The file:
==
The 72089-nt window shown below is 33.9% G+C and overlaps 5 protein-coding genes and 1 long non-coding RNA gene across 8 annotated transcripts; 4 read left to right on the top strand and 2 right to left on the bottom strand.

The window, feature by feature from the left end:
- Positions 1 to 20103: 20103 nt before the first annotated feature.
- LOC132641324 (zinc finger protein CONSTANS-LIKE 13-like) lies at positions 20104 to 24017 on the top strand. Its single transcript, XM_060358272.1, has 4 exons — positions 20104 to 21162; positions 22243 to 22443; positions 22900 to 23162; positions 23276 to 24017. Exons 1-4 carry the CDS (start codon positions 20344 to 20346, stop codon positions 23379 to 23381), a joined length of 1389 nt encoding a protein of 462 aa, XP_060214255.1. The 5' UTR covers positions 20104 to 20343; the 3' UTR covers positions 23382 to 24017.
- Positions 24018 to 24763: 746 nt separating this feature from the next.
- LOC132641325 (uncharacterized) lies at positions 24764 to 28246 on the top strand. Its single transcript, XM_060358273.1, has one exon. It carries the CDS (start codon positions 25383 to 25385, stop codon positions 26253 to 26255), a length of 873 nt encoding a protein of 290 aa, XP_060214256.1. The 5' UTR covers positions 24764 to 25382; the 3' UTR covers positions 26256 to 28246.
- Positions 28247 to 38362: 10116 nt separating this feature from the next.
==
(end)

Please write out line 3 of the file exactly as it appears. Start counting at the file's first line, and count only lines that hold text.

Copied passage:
- Positions 1 to 20103: 20103 nt before the first annotated feature.